Nutrients & Suplements
How to Get the Vitamins
Your Body Needs
By Lynn Grieger RDN, CDE, CPT, CWC
There are 13 different vitamins, and they’re vital micronutrients. You can divide them into two groups: fat-soluble and water-soluble. Vitamins A, D, E and K are all fat-soluble. They require fat to be absorbed, and they are stored for a long time in your liver and body fat. The rest are water-soluble vitamins, which travel more readily through the bloodstream. Your urine contains the ones that you don’t use quickly. Let’s learn how to get the vitamins your body needs.
Vitamins are Necessary for Every
Function in Your Body
Your heart needs them to beat and your lungs need them in order to expand and contract. If specific vitamins aren’t present in large enough quantities, these vital functions are adversely affected or even stop.
Think of your body as a house that needs constant, ongoing maintenance. The walls, foundation, and roof of the house are the macronutrients that provide the structure. Vitamins are the individual nails that hold everything together, the grout that keeps the floor tiles in place, and the paint that protects the walls. When you run out of nails, the house falls apart. When the grout crumbles and isn’t repaired, the floor tiles separate, and when paint chips and flakes, the walls are more likely to decay.
When Your Body Runs Out of a Specific Vitamin
Getting the Right Amount of Vitamins
If your body runs out of a vitamin that it needs, it can’t function correctly. For example, when you don’t get enough vitamin C, your gums start to bleed, wounds don’t heal, and severe joint pain develops. This is because vitamin C plays a vital role in maintaining the health of ligaments, skin, tendons, and blood vessels. It’s necessary to heal wounds and to repair and maintain bones and teeth.
Moderation is key. When it comes to vitamins, too much can be just as bad as too little. Vitamins are like Goldilocks and the three bears: too little can lead to deficiency disease and too much can cause imbalances or health problems. The correct amount is just right.
Choose Nutrient-dense Foods
The best way to get the vitamins your body needs is by choosing nutrient-dense foods. Eat vegetables, fruit, whole grains, fat-free or low-fat milk and yogurt, and a variety of lean protein foods. A nutrient-poor diet that is high in processed foods contains too few vitamins. A vitamin supplement is not a substitute for a healthful diet.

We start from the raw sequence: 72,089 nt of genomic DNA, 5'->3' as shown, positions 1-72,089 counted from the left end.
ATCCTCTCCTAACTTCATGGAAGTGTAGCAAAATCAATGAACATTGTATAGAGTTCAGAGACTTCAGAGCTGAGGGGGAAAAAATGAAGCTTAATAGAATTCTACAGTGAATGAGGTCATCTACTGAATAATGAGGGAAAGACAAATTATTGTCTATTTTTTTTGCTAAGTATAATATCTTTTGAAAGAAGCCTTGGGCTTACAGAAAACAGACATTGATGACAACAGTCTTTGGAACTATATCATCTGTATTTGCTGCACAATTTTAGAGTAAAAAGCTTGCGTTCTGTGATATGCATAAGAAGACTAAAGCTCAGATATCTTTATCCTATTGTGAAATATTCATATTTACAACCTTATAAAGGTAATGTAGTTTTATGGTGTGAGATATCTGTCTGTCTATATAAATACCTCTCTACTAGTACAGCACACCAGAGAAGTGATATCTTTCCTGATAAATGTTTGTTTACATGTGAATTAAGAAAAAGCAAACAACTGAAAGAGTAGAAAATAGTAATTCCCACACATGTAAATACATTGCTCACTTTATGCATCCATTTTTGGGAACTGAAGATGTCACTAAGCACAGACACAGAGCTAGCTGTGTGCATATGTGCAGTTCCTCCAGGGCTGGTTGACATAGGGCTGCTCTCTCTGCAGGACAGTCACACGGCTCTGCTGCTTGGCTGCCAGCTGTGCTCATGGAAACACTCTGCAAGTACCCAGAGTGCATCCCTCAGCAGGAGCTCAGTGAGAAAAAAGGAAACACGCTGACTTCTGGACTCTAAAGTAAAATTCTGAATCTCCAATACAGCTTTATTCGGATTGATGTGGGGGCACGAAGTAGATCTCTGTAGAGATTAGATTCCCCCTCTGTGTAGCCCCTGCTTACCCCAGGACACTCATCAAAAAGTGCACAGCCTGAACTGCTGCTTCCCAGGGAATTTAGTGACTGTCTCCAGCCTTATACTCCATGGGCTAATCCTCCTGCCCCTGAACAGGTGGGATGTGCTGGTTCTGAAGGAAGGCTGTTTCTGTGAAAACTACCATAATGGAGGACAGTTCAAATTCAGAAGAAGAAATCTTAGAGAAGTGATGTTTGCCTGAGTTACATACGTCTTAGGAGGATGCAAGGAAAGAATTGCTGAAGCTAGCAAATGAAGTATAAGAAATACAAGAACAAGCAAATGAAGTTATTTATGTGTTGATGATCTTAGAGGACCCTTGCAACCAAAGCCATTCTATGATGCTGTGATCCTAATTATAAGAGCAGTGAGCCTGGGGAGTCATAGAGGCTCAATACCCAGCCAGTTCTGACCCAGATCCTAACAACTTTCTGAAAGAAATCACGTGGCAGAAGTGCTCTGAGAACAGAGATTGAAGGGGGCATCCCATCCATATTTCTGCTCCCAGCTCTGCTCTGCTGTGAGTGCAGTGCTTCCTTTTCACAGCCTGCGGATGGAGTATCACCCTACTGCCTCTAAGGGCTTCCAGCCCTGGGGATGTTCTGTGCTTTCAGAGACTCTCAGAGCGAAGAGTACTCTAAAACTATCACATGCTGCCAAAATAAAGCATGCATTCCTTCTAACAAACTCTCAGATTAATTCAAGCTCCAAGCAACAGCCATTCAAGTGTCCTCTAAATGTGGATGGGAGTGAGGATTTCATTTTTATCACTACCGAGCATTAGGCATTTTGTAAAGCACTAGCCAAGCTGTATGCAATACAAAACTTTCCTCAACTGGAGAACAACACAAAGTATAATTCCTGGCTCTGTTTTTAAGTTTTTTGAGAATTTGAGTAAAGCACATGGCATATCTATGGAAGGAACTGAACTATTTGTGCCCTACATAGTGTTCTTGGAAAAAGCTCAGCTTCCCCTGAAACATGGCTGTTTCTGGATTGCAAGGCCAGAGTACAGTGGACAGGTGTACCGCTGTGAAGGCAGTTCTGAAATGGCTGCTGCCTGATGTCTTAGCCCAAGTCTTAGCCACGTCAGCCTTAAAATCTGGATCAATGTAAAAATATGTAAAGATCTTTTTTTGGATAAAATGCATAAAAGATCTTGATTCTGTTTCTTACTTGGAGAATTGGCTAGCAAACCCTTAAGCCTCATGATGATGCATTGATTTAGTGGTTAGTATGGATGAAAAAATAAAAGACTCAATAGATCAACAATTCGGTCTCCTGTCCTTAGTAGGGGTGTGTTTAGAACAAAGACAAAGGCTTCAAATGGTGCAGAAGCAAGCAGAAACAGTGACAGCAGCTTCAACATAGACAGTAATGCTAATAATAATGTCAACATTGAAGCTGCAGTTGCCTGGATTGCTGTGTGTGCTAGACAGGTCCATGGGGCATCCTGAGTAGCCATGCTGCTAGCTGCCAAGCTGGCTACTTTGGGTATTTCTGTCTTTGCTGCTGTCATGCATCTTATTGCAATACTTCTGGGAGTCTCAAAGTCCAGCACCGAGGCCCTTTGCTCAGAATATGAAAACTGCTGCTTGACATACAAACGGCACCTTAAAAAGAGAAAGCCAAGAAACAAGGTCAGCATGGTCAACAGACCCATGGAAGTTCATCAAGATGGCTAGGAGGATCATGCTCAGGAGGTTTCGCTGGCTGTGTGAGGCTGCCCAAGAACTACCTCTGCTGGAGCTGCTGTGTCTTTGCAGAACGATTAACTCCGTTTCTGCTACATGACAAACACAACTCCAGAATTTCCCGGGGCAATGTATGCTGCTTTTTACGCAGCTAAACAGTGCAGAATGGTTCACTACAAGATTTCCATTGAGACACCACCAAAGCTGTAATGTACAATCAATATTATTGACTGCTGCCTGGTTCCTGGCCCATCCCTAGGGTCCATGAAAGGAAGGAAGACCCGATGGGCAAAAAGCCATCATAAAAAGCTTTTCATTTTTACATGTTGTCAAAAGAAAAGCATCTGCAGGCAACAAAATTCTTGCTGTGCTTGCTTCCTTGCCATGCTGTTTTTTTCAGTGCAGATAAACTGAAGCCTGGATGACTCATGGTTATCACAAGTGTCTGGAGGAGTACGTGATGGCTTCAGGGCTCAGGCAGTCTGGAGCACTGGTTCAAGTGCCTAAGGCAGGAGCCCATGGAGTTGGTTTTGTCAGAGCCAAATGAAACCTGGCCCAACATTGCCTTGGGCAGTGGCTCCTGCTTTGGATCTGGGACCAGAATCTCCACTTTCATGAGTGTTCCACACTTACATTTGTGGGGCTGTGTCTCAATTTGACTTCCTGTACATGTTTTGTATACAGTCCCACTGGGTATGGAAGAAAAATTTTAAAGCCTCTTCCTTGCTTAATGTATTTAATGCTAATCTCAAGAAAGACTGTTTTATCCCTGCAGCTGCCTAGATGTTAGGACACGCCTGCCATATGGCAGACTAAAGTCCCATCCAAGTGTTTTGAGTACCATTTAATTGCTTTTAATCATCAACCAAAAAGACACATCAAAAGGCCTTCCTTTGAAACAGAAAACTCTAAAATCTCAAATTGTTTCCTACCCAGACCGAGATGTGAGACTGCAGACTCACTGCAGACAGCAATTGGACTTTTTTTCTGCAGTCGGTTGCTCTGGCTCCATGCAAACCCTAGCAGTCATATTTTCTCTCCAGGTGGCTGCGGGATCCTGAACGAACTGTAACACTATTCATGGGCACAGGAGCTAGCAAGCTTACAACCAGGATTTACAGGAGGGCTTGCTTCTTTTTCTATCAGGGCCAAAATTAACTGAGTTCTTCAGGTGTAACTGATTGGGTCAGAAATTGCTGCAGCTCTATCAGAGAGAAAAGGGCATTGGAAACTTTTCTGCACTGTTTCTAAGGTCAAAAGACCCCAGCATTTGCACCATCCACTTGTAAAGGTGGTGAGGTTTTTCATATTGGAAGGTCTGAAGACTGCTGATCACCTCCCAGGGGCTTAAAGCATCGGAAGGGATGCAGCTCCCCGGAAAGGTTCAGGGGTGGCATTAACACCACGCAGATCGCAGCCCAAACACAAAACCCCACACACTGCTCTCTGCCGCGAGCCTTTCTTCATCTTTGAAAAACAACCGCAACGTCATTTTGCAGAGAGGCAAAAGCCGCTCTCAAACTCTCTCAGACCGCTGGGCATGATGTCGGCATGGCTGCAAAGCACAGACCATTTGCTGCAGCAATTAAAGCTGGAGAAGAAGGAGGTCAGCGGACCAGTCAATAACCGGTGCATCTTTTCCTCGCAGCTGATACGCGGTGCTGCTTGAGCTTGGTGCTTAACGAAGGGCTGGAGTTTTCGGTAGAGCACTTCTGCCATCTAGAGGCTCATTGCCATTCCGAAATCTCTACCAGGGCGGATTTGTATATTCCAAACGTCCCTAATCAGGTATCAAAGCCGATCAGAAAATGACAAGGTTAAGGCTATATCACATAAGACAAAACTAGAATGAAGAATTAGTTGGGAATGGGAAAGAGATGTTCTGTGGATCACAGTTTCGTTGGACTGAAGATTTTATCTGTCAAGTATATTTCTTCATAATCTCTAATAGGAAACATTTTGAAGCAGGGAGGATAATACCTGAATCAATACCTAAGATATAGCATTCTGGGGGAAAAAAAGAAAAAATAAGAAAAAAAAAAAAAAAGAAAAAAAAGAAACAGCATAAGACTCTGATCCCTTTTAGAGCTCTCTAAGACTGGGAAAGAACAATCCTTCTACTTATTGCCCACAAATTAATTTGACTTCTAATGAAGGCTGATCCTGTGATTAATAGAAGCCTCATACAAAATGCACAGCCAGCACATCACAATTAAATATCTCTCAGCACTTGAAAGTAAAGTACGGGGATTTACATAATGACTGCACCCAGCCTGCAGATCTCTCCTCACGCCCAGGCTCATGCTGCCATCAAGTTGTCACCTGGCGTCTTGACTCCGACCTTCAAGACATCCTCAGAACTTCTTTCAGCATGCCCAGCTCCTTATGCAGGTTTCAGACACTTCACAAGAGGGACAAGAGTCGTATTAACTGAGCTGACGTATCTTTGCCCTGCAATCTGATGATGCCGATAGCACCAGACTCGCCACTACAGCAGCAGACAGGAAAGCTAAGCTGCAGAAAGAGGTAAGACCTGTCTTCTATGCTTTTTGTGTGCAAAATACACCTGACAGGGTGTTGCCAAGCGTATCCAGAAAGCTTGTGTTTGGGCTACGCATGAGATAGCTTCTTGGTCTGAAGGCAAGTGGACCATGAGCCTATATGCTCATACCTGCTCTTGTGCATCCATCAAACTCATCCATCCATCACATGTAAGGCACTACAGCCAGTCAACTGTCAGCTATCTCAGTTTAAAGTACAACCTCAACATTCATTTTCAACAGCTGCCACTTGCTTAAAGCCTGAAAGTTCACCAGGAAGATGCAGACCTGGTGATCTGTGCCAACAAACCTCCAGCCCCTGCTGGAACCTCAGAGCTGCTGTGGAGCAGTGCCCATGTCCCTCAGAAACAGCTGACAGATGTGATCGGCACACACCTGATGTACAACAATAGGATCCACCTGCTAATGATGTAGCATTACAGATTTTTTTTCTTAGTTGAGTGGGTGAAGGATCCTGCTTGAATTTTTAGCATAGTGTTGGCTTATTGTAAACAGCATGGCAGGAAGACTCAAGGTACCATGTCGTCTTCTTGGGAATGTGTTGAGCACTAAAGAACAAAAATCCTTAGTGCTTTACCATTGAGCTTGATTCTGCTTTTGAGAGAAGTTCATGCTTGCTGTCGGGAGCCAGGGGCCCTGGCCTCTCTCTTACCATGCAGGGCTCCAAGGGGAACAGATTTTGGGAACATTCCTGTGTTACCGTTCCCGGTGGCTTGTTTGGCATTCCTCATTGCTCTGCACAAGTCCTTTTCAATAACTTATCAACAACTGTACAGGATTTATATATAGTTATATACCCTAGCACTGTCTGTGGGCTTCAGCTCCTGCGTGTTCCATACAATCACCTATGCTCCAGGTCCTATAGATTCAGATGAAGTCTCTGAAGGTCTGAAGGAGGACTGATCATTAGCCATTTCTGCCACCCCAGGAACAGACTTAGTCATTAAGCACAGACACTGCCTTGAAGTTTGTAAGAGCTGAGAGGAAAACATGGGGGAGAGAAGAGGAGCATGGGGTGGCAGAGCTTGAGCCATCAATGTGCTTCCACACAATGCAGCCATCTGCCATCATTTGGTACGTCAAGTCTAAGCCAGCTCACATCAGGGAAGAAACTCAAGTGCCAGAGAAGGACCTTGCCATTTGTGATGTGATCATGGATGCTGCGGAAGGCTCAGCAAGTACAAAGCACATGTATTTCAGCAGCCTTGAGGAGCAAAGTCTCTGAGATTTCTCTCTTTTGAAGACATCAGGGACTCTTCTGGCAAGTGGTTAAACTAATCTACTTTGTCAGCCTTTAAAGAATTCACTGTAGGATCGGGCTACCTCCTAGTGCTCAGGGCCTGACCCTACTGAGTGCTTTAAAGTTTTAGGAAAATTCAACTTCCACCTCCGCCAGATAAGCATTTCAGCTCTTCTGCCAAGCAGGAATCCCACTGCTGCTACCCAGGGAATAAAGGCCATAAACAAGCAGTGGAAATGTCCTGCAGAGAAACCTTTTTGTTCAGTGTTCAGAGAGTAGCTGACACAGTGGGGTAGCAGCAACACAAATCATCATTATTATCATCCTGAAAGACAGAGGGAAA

Vitamin A is mostly found in sweet potatoes, milk, eggs, liver, leafy greens, and carrots. Vitamin A helps form and maintain healthy teeth, bones, mucus membranes, and skin.
Vitamin D is produced in the skin after exposure to the sun. You can also get some by eating fatty fish, eggs, and mushrooms. Vitamin D helps your body absorb calcium.
Vitamin E is found in a wide variety of foods including: wheat germ oil, sunflower seeds, almonds, spinach, broccoli, and kiwi fruit. Vitamin E plays a role in making red blood cells and helps the body use vitamin K.
Vitamin K is present in leafy green vegetables like spinach, kale and mustard greens. It’s also found in avocados and kiwi fruit. Vitamin K plays a key role in blood clotting.
Thiamine (vitamin B1) is found in yeast, pork, cereal grains, liver, and eggs. Thiamine plays a role in using carbohydrates for energy, and also is essential for heart and nerve function.
Riboflavin (vitamin B2) is present in dairy products, lean meats, leafy greens, legumes, and eggs. Riboflavin is important for producing red blood cells and plays a role in growth.
Niacin (vitamin B3) is found in poultry, fish, pork, peanuts, mushrooms, sunflower seeds, and peas. Niacin helps maintain skin and nerves and also lowers cholesterol levels.
Pyridoxine (vitamin B6) is found in chickpeas, fish, whole grains, potatoes, and nuts. It helps with red blood cells and brain function.
Biotin (vitamin B7) is in peanuts, almonds, sweet potatoes, and eggs. It is essential for metabolism of proteins and carbohydrates, and also for hormones and cholesterol.
Folic acid is present in leafy vegetables, legumes, whole grains, and citrus fruit. Folic acid works with vitamin B12 to help form red blood cells and is essential for DNA, which controls tissue growth and cell function.
Vitamin B12 is found in fish, shellfish, meat, poultry, eggs, milk, and dairy products. It helps form red blood cells and maintain the central nervous system.
Vitamin C is found in broccoli, citrus, spinach, strawberries, and tomatoes. It’s key for healthy teeth and gums, it helps the body absorb iron, and it promotes wound healing.
This information is for educational purposes only. The statements have not been evaluated by the Food and Drug Administration and are not intended to diagnose, treat, cure, or prevent any disease. Consult your physician if you have any question regarding a medical condition
You may also like:
The Discovery of the vitamins. Richard D. Semba. Int. J. Vitam. Nutr. Res., 82 (5), 2012, 310 – 315
What are vitamins? What vitamins do I need? Medical News Today. http://www.medicalnewstoday.com/articles/195878.php updated 2-10-14. Accessed 7-25-14
Vitamin C. Medline Plus. http://www.nlm.nih.gov/medlineplus/ency/article/002404.htm updated 2-18-13. Accessed 7-26-14.
Symptoms of Scurvy. National Health Services. http://www.nhs.uk/Conditions/Scurvy/Pages/Symptoms.aspx last reviewed 1-24-13. Accessed 7-26-14.
Vitamins. Medline Plus. http://www.nlm.nih.gov/medlineplus/ency/article/002399.htm updated 2-18-13. Accessed 7-27-14